Objective: We sought to improve adherence to medication plans, a critical aspect of the hospital-to-home transition. Our primary aim was to increase the percentage of patients leaving the hospital with new medications filled to 50% by Dec 2015. Our secondary aim was to improve caregiver understanding of discharge medication profiles, as measured by caregiver ability to correctly teach-back discharge medication instructions at the time of a post-discharge phone call, and caregiver satisfaction with explanation of medication side effects as reported on the pediatric HCAHPS survey. Methods: This observational time series was conducted at our academic urban children’s hospital within a hospital between Jan 2014–Dec 2015. Our inter-professional improvement team including resident & attending physicians, nurses, and pharmacists performed a series of planned sequential interventions. EHR chart review and post-discharge phone call transcripts were reviewed for patients discharged from the pediatric hospitalist service. For our process measure, monthly rates of discharge medications filled prior to discharge were displayed on Statistical Process Control charts and established rules for detecting special cause were applied. For outcome measures, Chi square analysis compared caregivers’ ability to teach-back medication instructions and medication-related pediatric HCAHPS data was collected. Figure 1 highlights aims, key drivers and interventions. Results: Among 1784 charts reviewed from 2014-2015, 67% were successfully contacted by post-discharge phone call and 57% had new meds prescribed at discharge. Figure 2 shows the % new meds filled prior to discharge, which increased from 6% in 2014 to 48% by the end of 2015. Caregivers with medications filled prior to discharge were more likely to correctly teach-back medication instructions at the time of a follow-up phone call (98% v 89%, p=0.004). HCAHPS scores for explanation of medication side effects increased from 46% (below national avg) in 2014 to 81% (above national avg) for the last 6 mos of 2015. Conclusions: While we demonstrated significant increase (48%), we did not meet our goal (50%) medication prescriptions filled at discharge. We did see better care-giver understanding of medication profiles. Keys to success included opening an on-site outpatient pharmacy and educating staff about its services. We feel these changes should promote adherence to medication plans. Next steps will include expanding bedside med delivery and teaching by pharmacists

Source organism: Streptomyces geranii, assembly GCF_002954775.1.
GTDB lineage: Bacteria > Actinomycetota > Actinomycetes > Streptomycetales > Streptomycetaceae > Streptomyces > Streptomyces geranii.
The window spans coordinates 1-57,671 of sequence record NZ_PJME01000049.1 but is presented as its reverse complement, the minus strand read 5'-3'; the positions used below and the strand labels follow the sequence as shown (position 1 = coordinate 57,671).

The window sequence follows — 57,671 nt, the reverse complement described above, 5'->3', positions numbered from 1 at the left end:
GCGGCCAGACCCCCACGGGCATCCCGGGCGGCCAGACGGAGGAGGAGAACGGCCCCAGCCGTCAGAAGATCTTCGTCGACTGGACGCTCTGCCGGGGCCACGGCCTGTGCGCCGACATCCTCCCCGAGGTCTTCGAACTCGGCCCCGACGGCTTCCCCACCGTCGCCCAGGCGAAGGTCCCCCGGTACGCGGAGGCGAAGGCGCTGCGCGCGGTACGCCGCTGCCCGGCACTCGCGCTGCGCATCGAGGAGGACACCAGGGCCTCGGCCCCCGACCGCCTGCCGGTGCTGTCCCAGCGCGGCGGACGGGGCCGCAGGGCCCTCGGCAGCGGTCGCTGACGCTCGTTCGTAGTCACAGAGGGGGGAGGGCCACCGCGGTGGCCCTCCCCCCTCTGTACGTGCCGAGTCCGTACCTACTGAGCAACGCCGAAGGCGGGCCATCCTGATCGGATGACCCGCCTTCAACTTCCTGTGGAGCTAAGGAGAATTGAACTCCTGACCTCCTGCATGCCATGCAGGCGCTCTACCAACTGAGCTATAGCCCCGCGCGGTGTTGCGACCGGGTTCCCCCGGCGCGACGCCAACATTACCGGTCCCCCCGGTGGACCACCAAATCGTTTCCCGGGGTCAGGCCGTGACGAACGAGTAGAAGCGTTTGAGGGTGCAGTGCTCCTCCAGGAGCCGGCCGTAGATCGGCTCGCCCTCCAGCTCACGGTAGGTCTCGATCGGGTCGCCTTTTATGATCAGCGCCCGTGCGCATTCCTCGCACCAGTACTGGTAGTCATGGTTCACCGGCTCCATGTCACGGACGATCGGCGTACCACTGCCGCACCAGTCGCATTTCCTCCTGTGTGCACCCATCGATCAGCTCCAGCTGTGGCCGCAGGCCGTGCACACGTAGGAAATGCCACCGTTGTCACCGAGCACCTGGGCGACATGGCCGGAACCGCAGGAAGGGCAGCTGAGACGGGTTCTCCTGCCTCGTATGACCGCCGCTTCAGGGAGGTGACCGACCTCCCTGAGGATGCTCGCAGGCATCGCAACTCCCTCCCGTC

Caption Under Figure 2: A marked increase in % of patients with medication in hand upon discharge from the hospital from ∼6% in 2014, to ∼48% in 2015 was noted.